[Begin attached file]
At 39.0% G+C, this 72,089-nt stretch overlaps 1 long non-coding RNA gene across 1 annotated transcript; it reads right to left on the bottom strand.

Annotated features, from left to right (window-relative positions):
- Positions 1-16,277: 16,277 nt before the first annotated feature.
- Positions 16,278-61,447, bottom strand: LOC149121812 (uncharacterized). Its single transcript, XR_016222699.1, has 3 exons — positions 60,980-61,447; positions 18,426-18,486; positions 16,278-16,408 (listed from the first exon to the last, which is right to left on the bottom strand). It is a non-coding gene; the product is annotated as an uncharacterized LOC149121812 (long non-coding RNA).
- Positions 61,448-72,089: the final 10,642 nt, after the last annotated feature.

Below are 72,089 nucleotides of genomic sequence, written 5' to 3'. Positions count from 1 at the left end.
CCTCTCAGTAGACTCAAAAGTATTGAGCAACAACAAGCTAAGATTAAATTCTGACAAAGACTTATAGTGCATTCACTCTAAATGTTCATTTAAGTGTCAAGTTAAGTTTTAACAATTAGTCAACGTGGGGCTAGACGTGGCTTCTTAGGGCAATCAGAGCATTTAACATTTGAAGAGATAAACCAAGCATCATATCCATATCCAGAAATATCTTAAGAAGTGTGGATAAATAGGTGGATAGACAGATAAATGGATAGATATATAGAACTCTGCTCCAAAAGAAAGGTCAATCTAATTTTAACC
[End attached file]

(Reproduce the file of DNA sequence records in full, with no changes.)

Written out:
At 39.0% G+C, this 72,089-nt stretch overlaps 1 long non-coding RNA gene across 1 annotated transcript; it reads right to left on the bottom strand.

Annotated features, from left to right (window-relative positions):
- Positions 1-16,277: 16,277 nt before the first annotated feature.
- Positions 16,278-61,447, bottom strand: LOC149121812 (uncharacterized). Its single transcript, XR_016222699.1, has 3 exons — positions 60,980-61,447; positions 18,426-18,486; positions 16,278-16,408 (listed from the first exon to the last, which is right to left on the bottom strand). It is a non-coding gene; the product is annotated as an uncharacterized LOC149121812 (long non-coding RNA).
- Positions 61,448-72,089: the final 10,642 nt, after the last annotated feature.

Below are 72,089 nucleotides of genomic sequence, written 5' to 3'. Positions count from 1 at the left end.
CCTCTCAGTAGACTCAAAAGTATTGAGCAACAACAAGCTAAGATTAAATTCTGACAAAGACTTATAGTGCATTCACTCTAAATGTTCATTTAAGTGTCAAGTTAAGTTTTAACAATTAGTCAACGTGGGGCTAGACGTGGCTTCTTAGGGCAATCAGAGCATTTAACATTTGAAGAGATAAACCAAGCATCATATCCATATCCAGAAATATCTTAAGAAGTGTGGATAAATAGGTGGATAGACAGATAAATGGATAGATATATAGAACTCTGCTCCAAAAGAAAGGTCAATCTAATTTTAACC